Both iconic actors were top box office draws for decades, both seldom stretched from their familiar personas, and both played macho, conservative cowboy heroes who let their firearms do most of the talking. Each represented one of two very different strains of western, the traditional and the revisionist.
As a birthday present to Hollywood's biggest heroes of the Wild West, here are the top 57 westerns you need to see.
57. 'Meek's Cutoff' (2010)
Indie filmmaker Kelly Reichardt and her frequent leading lady, Michelle Williams, are the talents behind this sparse, docudrama about an 1845 wagon train whose Oregon Trail journey goes horribly awry. It's an intense »
- Gary Susman
The cast of MGM's Western remake The Magnificent Seven continues to grow, with actor Matthew Bomer signing on. The actor will play the husband of Haley Bennett's character, the woman who hires seven mysterious gunmen to protect her town from a gang of bandits, lead by a nefarious robber baron. The cast also includes Denzel Washington, Chris Pratt, Ethan Hawke, Vincent D'Onofrio, Luke Grimes, Jason Momoa, Wagner Moura and Byung-hun Lee, although no specific details were given regarding their characters.
The original Western The Magnificent Seven was released in 1960, starring Yul Brynner, Steve McQueen, Charles Bronson, Robert Vaughn, Brad Dexter, James Coburn and Horst Buchholz as the seven gunmen, with Eli Wallach playing the villainous Calvera. The movie itself was a remake of Akira Kurosawa's 1954 classic Seven Samurai. The Western spawned a number of sequels such as Return of the Magnificent Seven, The Magnificent Seven Ride!, Guns of the Magnificent Seven »
“She batted them pretty little eyes at you, and you fell for it like an egg from a tall chicken!”
Charade plays at The Hi-Pointe Theater ( 1005 McCausland Ave., St. Louis, Mo 63117) Saturday, May 9th at 10:30am as part of their Classic Film Series
It’s been said that Charade (1963) is the best Alfred Hitchcock movie not directed by Alfred Hitchcock. Despite a notable body count and a few suspenseful moments, Charade is really a romantic comedy. Despite its intricate plot of double crosses, fake identities and a mad search for some missing loot in a picture-postcard Paris, it is designed to amuse. It is Hitchcock-lite; as directed by Stanley Donen, a man best known for directing films like Singin’ In The Rain, the film also is constructed like a musical, stringing together a few remarkable set pieces with a silly plot and clever banter. But most of all, Charade »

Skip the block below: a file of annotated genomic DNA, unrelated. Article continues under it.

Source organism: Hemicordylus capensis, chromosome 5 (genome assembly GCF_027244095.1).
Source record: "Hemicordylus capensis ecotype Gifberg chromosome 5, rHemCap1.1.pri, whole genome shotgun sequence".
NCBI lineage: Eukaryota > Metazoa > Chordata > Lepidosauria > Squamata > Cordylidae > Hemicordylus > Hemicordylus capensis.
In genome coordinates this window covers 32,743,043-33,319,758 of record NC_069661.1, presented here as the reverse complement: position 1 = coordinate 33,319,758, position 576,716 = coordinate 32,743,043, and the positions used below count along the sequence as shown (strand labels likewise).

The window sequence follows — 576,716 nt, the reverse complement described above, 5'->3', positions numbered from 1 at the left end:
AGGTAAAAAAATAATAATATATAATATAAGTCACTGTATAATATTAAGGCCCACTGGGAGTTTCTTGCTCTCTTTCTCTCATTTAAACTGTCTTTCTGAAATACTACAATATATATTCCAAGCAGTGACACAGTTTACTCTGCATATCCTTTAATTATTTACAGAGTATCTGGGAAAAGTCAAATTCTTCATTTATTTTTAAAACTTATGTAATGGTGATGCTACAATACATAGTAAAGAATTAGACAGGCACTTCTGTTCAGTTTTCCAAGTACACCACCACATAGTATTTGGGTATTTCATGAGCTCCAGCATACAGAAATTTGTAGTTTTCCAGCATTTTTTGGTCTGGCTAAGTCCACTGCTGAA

- Tom Stockman
Aquaman star Jason Momoa is in talks to join the star-studded cast of MGM's The Magnificent Seven. If a deal is finalized, the actor will play one of "the main heavies." He will not be playing the primary villain, described as a "robber baron, who has yet to be cast. Byung-hun Lee has also signed on to star as a character named Billy Rocks, but no further details were given. The project is a remake of the 1960 Western of the same name, which itself was a loose remake of Akira Kurosawa's 1954 classic Seven Samurai.
Jason Momoa and Byung-hun Lee join a cast that already includes Denzel Washington, Chris Pratt, Haley Bennett, Ethan Hawke, Vincent D'Onofrio, Luke Grimes and Wagner Moura. No details have been given for any of the other cast members' characters at this time. The story centers on a young woman (Haley Bennett), who hires seven gunslingers »
Since 1962, the James Bond franchise has come to define the spy genre, for good or ill. More broadly, every thriller and action film that comes out now either uses them as inspiration, or attempts to ignore or re-work the tropes that have come to be associated with the series.
Coming off the release of Kingsman: The Secret Service, and with the release of a new Bond film this year, now seems like the perfect time to take a look at a sample of the films which have been inspired by James Bond — either as homages, parodies or reactions.
The Ipcress File (1965)
Produced by James Bond producer Harry Saltzman as a more grounded alternative to the largesse of Bond, The Ipcress File is more concerned with the intricacies of real spy-work — the endless paperwork, »